The rise of the female entrepreneur
- By Sarah Dening -
- Aug 14, 2012
According to a new study, the percentage of small businesses run by women in the UK has risen 10 percent since 2008 to 30.22 percent. This reflects the large increase in the number of women starting their own businesses in the face of the worst economic downturn since the Great Depression. Today's guest blog looks at the reasons behind this current trend...
So, are these women motivated by the need to provide for themselves, or is it simply that the lack of stable jobs has pushed these women to be braver than they dared hope they could be?
I have often wondered how many of my work colleagues from the 1990s are still working in the city. Working in a law firm in London was hard, mixed with lots of social functions and overtime. I knew even then, in my early twenties, that I did not want to continue this lifestyle long term.
Some of my colleagues still live this life, some as single ladies, and others with nannies to assist their hectic schedules. A few others, such as myself, have found the answer elsewhere – to work for ourselves…
I recently celebrated the two year anniversary of my own small business – Shop On Your Doorstep. My virtual department store is an online business enabling me to also enjoy my family life in Kent (I am married with four children). I am more than able to combine the school run with the needs of my business. In 2 years I have won a handful of business awards - the most recent being Best Online Retailer (Bronze) as voted for by the public, and awarded by Loved By Parents. The Gold winner was Ocado – and therefore I was thrilled to compete at this level.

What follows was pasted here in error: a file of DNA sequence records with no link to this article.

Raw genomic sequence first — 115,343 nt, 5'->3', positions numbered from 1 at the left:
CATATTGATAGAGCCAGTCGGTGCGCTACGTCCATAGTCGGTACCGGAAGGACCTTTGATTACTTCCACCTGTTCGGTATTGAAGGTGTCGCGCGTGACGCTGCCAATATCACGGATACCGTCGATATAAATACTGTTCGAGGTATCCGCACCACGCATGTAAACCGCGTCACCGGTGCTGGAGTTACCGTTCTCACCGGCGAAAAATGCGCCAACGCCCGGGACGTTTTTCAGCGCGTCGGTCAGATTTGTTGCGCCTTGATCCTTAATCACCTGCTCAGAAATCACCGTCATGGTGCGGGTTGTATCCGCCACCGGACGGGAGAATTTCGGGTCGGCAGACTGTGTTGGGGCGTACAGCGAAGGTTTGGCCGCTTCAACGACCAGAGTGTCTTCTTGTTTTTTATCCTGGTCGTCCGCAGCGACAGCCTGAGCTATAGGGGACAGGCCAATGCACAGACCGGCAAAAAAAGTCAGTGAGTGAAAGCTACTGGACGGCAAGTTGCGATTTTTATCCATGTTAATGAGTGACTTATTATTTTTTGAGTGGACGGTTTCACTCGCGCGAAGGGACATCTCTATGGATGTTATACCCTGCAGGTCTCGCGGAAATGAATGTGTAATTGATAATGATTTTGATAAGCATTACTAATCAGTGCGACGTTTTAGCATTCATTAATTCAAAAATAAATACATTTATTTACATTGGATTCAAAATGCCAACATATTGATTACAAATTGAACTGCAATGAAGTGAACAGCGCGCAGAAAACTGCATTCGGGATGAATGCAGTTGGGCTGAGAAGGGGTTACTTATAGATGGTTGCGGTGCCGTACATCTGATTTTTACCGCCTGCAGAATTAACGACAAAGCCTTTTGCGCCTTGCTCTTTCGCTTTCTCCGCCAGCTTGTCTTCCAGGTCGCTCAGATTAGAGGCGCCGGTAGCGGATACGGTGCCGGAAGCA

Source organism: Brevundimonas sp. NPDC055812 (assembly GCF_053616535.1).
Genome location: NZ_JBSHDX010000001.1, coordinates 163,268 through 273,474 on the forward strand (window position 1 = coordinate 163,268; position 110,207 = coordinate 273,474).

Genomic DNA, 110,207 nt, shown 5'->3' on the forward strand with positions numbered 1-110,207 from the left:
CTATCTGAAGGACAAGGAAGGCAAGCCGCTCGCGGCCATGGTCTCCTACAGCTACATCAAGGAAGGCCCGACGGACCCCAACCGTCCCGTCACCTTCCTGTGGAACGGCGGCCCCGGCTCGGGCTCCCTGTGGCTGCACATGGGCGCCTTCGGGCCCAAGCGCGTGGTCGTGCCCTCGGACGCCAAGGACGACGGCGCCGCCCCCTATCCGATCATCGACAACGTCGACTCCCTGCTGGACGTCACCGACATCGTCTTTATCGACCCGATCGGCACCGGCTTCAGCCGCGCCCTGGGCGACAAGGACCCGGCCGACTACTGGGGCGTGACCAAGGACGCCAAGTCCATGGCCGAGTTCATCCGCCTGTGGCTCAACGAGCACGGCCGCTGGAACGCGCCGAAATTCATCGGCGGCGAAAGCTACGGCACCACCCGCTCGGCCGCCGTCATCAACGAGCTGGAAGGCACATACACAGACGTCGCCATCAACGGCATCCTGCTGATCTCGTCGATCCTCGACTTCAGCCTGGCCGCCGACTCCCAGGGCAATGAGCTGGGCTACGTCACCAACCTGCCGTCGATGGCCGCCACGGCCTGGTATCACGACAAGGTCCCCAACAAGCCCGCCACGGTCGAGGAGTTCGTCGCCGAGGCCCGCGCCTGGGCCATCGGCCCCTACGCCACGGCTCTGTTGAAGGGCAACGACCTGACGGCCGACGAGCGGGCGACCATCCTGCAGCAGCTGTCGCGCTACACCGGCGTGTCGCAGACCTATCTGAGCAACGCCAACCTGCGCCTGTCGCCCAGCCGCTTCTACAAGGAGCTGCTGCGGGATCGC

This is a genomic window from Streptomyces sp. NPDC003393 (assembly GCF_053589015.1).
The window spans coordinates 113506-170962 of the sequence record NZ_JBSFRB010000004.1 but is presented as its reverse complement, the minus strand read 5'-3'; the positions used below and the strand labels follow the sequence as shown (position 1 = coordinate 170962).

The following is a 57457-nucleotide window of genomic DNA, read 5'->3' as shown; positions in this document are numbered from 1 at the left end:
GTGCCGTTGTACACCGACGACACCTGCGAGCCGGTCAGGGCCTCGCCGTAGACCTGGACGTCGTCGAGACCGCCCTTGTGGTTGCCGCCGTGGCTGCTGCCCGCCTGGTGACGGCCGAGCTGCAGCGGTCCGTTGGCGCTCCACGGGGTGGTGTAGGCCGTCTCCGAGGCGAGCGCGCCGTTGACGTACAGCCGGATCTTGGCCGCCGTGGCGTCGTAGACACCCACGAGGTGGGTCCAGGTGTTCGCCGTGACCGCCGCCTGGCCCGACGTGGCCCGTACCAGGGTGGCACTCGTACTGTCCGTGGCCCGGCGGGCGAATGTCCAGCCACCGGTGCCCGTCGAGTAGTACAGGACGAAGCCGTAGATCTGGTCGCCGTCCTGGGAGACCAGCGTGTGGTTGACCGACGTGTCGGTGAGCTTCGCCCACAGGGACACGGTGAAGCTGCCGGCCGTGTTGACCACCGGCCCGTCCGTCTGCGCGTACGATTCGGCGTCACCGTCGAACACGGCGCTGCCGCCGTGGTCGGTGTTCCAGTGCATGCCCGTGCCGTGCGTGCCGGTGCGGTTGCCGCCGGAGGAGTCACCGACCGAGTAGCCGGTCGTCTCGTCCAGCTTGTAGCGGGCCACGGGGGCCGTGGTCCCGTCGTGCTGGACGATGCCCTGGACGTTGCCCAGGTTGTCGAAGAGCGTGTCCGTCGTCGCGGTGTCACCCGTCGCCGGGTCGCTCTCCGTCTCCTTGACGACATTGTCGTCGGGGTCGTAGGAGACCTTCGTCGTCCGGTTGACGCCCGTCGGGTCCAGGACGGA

I am writing this article whilst on a (Virgin) train to Manchester – combining a visit to potential suppliers with a concert with my sister (Roxette, should you be interested).
I am not alone – I am aware of many personal friends (and other women-led businesses which I have discovered through twitter or online groups such as Mums Club and FEA) who also manage to combine sports day with the odd radio interview (BBC Radio Kent in my case).
I believe that the recession has driven these women to focus hard and discover the business person they always hoped they could be. From online retailers (such as myself), to outsourced secretaries, PR ladies and creative craft types, I think that the end result will be a more diverse UK business ethos - and a more self-sufficient one at that.
When I ask my children what they would like to be, they reply “designer, footballer or businessman, artist and pirate”. (The youngest has just turned 3).
My point is that all of my children believe they are able create their own opportunities – and their own income. Perhaps in 5 years time the percentage of women with their own business will have increased further – I, for one, certainly hope so.
Source: XLN Business Services conducted a survey and looked at the gender of the business owner behind more than 100,000 XLN small business telephone and card processing customers across the UK.
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